2020: Fossil fuels are dead, long live the sun Hunter Lovins Thu, 08/13/2020 - 00:15 We’re female entrepreneurs and environmentalists. We’ve spent decades promoting clean energy technologies. In this strangest of all years, as the death toll mounts from a disease caused by human incursions into once intact ecosystems, we’re observing another death — the demise of fossil fuels. Is that possible? Consider this: In April, Royal Dutch Shell, one of the largest companies in the world, announced its intent to become a net-zero carbon company by 2050. When oil and gas companies say that they’re getting out of oil and gas, shouldn’t you? No doubt Shell is counting on some miracle like carbon capture to preserve its adherence to a century-old business model of selling oil. And who could blame it? For years, extracting the black gold from the ground, processing it, then selling gasoline, fuel oil, petrochemicals and other refined products has been one of the most profitable businesses in history. In 2008, Exxon ...
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How cities can influence the energy system 12.8.2020 Energy & Climate | Greenbiz.com
How cities can influence the energy system Heather House Wed, 08/12/2020 - 00:45 As U.S. cities and counties transition to clean energy for their own operations and communities, many are finding that stakeholders and policies beyond their jurisdictions affect their ability to purchase clean energy. Policy and regulatory decisions made by states, utilities, public utilities commissions and wholesale market governing bodies determine the clean energy procurement options available to cities and counties. This can create challenges for meeting locally defined resolutions and commitments. To overcome these challenges and drive faster progress on renewables and carbon-free goals, local governments are starting to engage with old stakeholders in new ways to change the rules of the game. By removing regulatory and legislative obstacles, local governments are creating new pathways to access affordable, clean energy. To help cities and counties better understand potential high-impact engagement opportunities, the ...
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Contested water settlements inflamed the Navajo Nation’s health crisis 11.8.2020 High Country News Most Recent
Colonial laws and federal neglect created a worse-case scenario during a global pandemic.
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Electric truck fleets will need a lot of power, but utilities aren't planning for it 4.8.2020 Resource Efficiency | GreenBiz.com
Electric truck fleets will need a lot of power, but utilities aren't planning for it Stephen Nadel Tue, 08/04/2020 - 01:11 As more electric buses and trucks enter the market, future fleets will require a lot of electricity for charging. While some utilities in California and elsewhere are planning for an increase in power demand, many have yet to do so and need to get started. This issue is critical, because freight trucks emit more than one-quarter of all vehicle emissions. Recent product developments offer growing opportunities to electrify trucks and buses and slash their emissions (see our recent white paper ). And just last week, a group of 15 states plus D.C. announced plans to fully electrify truck sales by 2050. Utilities will need to be ready to power electric fleets. Electric truck fleets need substantial power Power for trucks and buses is generally more of an issue than for cars because trucks typically have larger batteries and because trucks and buses are often parts of fleets with many ...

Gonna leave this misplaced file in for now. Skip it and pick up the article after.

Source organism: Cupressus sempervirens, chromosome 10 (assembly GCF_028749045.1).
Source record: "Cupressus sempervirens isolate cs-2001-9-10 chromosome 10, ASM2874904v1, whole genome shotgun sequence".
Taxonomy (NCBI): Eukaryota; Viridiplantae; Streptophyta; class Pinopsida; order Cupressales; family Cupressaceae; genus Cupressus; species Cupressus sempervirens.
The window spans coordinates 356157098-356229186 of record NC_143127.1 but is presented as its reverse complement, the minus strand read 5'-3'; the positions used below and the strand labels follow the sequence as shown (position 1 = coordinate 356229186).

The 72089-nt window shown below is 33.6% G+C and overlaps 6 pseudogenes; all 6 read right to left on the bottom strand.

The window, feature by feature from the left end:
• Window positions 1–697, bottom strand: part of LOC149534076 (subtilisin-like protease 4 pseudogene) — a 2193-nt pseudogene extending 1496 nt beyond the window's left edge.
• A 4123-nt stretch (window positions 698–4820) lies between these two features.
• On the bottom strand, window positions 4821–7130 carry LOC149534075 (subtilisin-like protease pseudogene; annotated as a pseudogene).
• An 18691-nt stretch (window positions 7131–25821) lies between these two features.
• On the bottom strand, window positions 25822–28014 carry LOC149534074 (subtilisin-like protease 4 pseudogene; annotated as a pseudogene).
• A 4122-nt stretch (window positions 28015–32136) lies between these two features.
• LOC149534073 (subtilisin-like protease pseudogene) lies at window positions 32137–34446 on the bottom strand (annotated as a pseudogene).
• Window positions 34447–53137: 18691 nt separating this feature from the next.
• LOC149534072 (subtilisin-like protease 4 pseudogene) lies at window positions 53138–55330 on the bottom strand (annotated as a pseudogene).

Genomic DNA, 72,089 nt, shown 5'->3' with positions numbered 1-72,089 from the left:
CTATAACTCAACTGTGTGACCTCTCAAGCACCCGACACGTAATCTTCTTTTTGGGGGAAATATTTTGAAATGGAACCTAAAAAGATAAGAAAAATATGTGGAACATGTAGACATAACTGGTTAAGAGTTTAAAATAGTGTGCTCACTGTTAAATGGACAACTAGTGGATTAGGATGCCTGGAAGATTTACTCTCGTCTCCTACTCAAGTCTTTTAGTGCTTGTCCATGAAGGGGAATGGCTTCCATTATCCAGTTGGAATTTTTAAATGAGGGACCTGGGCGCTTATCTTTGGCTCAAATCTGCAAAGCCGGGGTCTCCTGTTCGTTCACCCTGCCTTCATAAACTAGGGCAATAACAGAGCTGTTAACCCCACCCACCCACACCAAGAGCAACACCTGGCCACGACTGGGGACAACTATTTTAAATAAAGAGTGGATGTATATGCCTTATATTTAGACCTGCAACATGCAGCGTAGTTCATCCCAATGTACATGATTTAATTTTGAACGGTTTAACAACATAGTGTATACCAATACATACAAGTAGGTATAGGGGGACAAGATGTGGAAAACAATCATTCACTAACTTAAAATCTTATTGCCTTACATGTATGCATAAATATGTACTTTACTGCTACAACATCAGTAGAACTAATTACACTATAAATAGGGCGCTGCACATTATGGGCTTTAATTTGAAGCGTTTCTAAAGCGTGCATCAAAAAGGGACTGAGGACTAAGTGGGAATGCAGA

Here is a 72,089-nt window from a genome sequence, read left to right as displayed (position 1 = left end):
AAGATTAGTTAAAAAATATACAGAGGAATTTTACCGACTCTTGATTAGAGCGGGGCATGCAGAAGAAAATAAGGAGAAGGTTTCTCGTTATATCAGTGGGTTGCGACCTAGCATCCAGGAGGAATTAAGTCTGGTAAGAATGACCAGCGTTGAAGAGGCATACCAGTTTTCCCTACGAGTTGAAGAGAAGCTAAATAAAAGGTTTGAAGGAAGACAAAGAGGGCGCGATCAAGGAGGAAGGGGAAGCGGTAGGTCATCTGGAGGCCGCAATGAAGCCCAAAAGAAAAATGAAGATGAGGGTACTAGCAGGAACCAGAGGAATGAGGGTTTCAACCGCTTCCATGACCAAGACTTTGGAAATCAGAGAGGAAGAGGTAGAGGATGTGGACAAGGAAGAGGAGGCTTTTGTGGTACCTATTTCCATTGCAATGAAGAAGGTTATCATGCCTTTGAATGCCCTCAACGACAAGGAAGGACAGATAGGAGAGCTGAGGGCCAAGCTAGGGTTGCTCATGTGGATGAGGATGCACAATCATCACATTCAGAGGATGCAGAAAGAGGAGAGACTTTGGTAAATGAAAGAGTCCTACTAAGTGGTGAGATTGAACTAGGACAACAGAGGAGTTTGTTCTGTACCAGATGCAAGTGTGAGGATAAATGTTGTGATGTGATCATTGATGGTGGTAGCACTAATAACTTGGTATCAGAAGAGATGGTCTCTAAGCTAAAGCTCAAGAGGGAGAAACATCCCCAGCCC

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How the Supreme Court upended a century of federal Indian law 4.8.2020 High Country News Most Recent
Half of Oklahoma is set to become tribal reservations, but what does that mean for crimes committed on those lands?
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How big oil funds big brother 30.7.2020 High Country News Most Recent
Some of the largest fossil fuel companies in the nation back police foundations that raise money for weapons, equipment and surveillance technology.
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The job loss epidemic 23.7.2020 Current Issue
COVID-19 impacts ripple through every sector of the economy.
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How a Blue New Deal charts a course for a sustainable sea change 20.7.2020 Small Business | GreenBiz.com
How a Blue New Deal charts a course for a sustainable sea change Joel Makower Mon, 07/20/2020 - 02:11 Last week, a group of activists, scientists, academics and others issued a report calling for policies and other initiatives to generate prosperity while addressing inequity and the climate crisis. They called it the Blue New Deal. Its focus: an ocean-based blue economy . The problem, these experts said, is that the much-ballyhooed Green New Deal doesn’t adequately address the many environmental and social challenges that lie along the world’s shorelines and into the deep blue: industrial overfishing; coastal flooding; declining biodiversity; plastic waste; irresponsible tourism; unsustainable aquaculture; oil and chemical pollution; invasive species; and a range of other issues, many affecting the lives and livelihoods of coastal communities. Yes, provisions in the Green New Deal address fisheries and fishing communities, but that’s only a drop in the ocean, say blue-economy experts. The Ocean Climate ...